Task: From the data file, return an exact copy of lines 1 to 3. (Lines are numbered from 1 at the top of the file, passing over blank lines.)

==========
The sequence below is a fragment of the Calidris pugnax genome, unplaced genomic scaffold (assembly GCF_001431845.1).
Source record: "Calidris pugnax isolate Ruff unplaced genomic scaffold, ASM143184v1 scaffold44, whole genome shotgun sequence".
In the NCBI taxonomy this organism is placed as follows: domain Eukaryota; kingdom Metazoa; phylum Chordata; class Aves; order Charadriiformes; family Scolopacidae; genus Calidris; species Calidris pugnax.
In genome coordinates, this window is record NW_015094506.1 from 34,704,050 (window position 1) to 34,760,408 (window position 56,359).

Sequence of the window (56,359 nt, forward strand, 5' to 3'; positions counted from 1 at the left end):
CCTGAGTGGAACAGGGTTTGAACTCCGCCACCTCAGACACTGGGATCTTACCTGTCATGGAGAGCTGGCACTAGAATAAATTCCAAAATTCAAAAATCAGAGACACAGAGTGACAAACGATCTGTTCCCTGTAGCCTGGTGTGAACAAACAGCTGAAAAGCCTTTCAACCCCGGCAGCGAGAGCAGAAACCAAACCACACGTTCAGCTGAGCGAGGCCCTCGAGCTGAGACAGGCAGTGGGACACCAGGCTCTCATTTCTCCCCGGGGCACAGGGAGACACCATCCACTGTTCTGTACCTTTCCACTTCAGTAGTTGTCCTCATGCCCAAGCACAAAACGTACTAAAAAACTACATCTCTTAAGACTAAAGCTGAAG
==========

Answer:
The sequence below is a fragment of the Calidris pugnax genome, unplaced genomic scaffold (assembly GCF_001431845.1).
Source record: "Calidris pugnax isolate Ruff unplaced genomic scaffold, ASM143184v1 scaffold44, whole genome shotgun sequence".
In the NCBI taxonomy this organism is placed as follows: domain Eukaryota; kingdom Metazoa; phylum Chordata; class Aves; order Charadriiformes; family Scolopacidae; genus Calidris; species Calidris pugnax.